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Elections

Akron City Council, at-large representative

10/31/2013 - West Side Leader
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By Stephanie Kist

Jeff Fusco (incumbent) vs. Karl Johnson vs. Chris Kormushoff vs. Linda Omobien (incumbent) vs. Linda Robinson vs. Michael Williams (incumbent)

Voters living in Akron will vote for three candidates for Akron City Council at-large representative on the Nov. 5 General Election ballot. The information provided below was submitted by the candidates, with their responses to our questions printed as submitted. Republican Linda Robinson did not respond to our request for information by the state deadline.

 

Jeff Fusco (incumbent)

Political affiliation: Democrat

Why are you running for Council?

“I have dedicated my career to public service. The following are just few of the reasons why I have decided to run for re-election. The City of Akron has always been a great place to live and raise a family. A strong core city is essential to survival of the region. The city is made up of neighborhoods which are made up of families.

“Unfortunately, budgetary decreases from Federal and State governments coupled with the increased unfunded mandates from these entities have made the job of local public servant more challenging than ever. 

“I have been blessed with a long career of seeing what works and what doesn’t. What makes sense and what doesn’t? These experiences are valuable now more than ever in terms of making decisions that affect our daily lives. 

“The biggest reason why I have decided to run for re-election is my family, especially my three grand children. It’s about Akron’s families and mine.”

What would be your top three priorities if you were re-elected? Why?

“First and foremost Economic Development has to be a priority if we hope to remain competitive in this global market. Create environments that attract new business, new ideas and support our local business community.

“The responsibility of a city council person is to ensure that we have enough budget to support and create these environments. Our responsibility continues to be one of working with business and government. My background in Real Estate and Government provides a unique combination of experience in addressing these issues.

“Secondly, our budget remains a top priority; we have received significant cuts from both the Federal and State governments. Conversely, seeing increased unfunded mandates.

“The last time the city of Akron had seen an increase in its income tax rate was in the 1970’s for city operations. Our survival will depend on our continued ability to work with other governmental entities as well as finding new ways to maintain and increase services while cutting expenses.

“Finally, our Combined Sewer Overflows continue to be a major concern. It’s not unreasonable to expect Akron to continue to improve our sewer system (Already invested over $300 mill in last 20 years and reduced the EPA’s mandate by 33%). Over 600 cities are dealing with this problem as well.

“It’s ABSURD and UNREASONABLE to expect Akron to have to go way above and beyond EPA expectations. Unfortunately, we have a Federal Judge that is demanding we do so.”

 

Karl Johnson

Political affiliation: Republican

Why are you running for Council?

“I have a strong desire to serve our city. We are blessed to live in a vibrant, beautiful city with great potential for the future. I would like to play a part in that future. I also am trying to set an example for others to encourage them to become more active in our community.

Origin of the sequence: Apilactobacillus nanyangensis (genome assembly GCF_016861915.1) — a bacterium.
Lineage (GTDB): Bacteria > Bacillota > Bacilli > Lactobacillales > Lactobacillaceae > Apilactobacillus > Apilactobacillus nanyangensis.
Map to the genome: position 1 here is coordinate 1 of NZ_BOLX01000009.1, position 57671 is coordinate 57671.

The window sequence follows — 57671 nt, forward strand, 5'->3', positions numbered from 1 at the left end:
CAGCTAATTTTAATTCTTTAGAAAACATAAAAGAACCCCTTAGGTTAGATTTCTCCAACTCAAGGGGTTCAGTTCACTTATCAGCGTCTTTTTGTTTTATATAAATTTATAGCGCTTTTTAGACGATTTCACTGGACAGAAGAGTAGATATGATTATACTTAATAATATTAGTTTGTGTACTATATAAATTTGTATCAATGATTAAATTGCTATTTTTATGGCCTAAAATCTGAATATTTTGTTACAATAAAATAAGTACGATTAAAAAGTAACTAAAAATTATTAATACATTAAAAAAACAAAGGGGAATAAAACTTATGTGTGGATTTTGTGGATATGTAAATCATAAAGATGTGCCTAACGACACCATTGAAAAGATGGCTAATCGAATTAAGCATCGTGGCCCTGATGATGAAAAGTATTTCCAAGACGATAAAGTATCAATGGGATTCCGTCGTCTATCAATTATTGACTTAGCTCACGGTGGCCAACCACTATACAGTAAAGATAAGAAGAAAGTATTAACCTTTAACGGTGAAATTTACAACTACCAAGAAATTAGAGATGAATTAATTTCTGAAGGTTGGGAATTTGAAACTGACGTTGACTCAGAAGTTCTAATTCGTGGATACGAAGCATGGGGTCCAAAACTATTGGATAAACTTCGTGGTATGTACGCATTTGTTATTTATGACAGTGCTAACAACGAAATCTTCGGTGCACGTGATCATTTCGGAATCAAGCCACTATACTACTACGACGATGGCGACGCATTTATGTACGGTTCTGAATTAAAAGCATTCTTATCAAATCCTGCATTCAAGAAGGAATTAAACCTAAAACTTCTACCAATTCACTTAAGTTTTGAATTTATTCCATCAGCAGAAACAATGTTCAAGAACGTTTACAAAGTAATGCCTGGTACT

“There are 10 ward seats, 3 at large seats, the Clerk Of Council and the Mayor. All 15 of those city officials are of the same political party. Now no matter which party you are in, that just does not seem right. I want to provide some political diversity for City Council.

“I also have many thoughts on the specific issues facing Akron today:

“-Crime in our neighborhoods

“-The school system.

“-The bloated city budget

“-The over 800 million dollar sewer system repair project

“-City assets like hotels and steam plants.

“-And yes, food trucks

“The solutions to all these issues are better found when you have true debate with input from all sides.  (Well except for food trucks, come on what is so tough about this issue. What part of the free market do we not understand?)”

What would be your top three priorities if you took office? Why?

  1. “To provide some diversity in the Council. I want to be a new voice for the people of Akron. The Council is far too one sided to have any real and meaningful debate on almost any issue. I will promote better results from our city government by ensuring that all sides are heard from.
  2. “Jobs, Jobs, Jobs. I want to do everything I can to attract new companies and encourage established companies to stay and grow in Akron. High employment rates benefit the city on many levels from a larger tax base to lower crime levels to more family stability.
  3. “Neighborhoods Count. I am currently, and will continue to make regular visits to all the various neighborhoods in Akron. The people that live in these neighborhoods know what the issues are. If we as Council Members take the time to listen, the people will let us know what the issues are and in most cases if we listen well they will even provide a lot of the solutions.”

 

Chris Kormushoff

Political affiliation: Republican

Why are you running for Council?

“I am running for Akron City Council-at-Large because I feel I have always been the type of person who will address a situation/problem and find a solution. In the past few years, I have seen an increase in crime and the general condition of our city decline and it concerns me. I would like the opportunity to work for the residents of Akron to address these issues.”

What would be your top three priorities if you took office? Why?

“Top three issues facing Akron:

“Employment

“Safety

“Sewer

“I think Mayor Plusquellic has done a great deal of work bringing business into downtown and other various areas of our city. Unfortunately, because of the economy, so many businesses — including some of our largest employers — have had to lay off many workers. We need more opportunities for employment!

“We have received several grants to pay for hiring of safety forces but have yet to hire the number we have received funds for. The last testing produced less than 20 hiring candidates. We need to offer another test and get more men on our force. We recently just swore in 7.